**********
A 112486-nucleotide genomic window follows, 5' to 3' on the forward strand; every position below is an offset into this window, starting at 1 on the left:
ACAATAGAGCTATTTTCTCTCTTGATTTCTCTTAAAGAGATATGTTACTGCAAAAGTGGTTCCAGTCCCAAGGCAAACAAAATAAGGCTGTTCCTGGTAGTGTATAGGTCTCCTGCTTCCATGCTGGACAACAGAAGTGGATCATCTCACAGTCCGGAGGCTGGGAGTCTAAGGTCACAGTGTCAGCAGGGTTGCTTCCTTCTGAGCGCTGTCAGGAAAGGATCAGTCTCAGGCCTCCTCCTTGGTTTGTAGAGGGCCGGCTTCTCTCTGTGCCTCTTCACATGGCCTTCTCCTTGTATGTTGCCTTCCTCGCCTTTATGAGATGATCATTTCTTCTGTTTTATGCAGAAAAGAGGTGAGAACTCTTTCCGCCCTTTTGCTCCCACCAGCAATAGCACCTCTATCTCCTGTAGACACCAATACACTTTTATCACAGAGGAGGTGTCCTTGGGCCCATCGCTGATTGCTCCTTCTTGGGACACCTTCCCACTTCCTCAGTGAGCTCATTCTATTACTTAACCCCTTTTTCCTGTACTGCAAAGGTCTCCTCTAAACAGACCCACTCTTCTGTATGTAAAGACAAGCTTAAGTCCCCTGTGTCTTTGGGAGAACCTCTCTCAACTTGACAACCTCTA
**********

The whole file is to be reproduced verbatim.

A 112486-nucleotide genomic window follows, 5' to 3' on the forward strand; every position below is an offset into this window, starting at 1 on the left:
ACAATAGAGCTATTTTCTCTCTTGATTTCTCTTAAAGAGATATGTTACTGCAAAAGTGGTTCCAGTCCCAAGGCAAACAAAATAAGGCTGTTCCTGGTAGTGTATAGGTCTCCTGCTTCCATGCTGGACAACAGAAGTGGATCATCTCACAGTCCGGAGGCTGGGAGTCTAAGGTCACAGTGTCAGCAGGGTTGCTTCCTTCTGAGCGCTGTCAGGAAAGGATCAGTCTCAGGCCTCCTCCTTGGTTTGTAGAGGGCCGGCTTCTCTCTGTGCCTCTTCACATGGCCTTCTCCTTGTATGTTGCCTTCCTCGCCTTTATGAGATGATCATTTCTTCTGTTTTATGCAGAAAAGAGGTGAGAACTCTTTCCGCCCTTTTGCTCCCACCAGCAATAGCACCTCTATCTCCTGTAGACACCAATACACTTTTATCACAGAGGAGGTGTCCTTGGGCCCATCGCTGATTGCTCCTTCTTGGGACACCTTCCCACTTCCTCAGTGAGCTCATTCTATTACTTAACCCCTTTTTCCTGTACTGCAAAGGTCTCCTCTAAACAGACCCACTCTTCTGTATGTAAAGACAAGCTTAAGTCCCCTGTGTCTTTGGGAGAACCTCTCTCAACTTGACAACCTCTA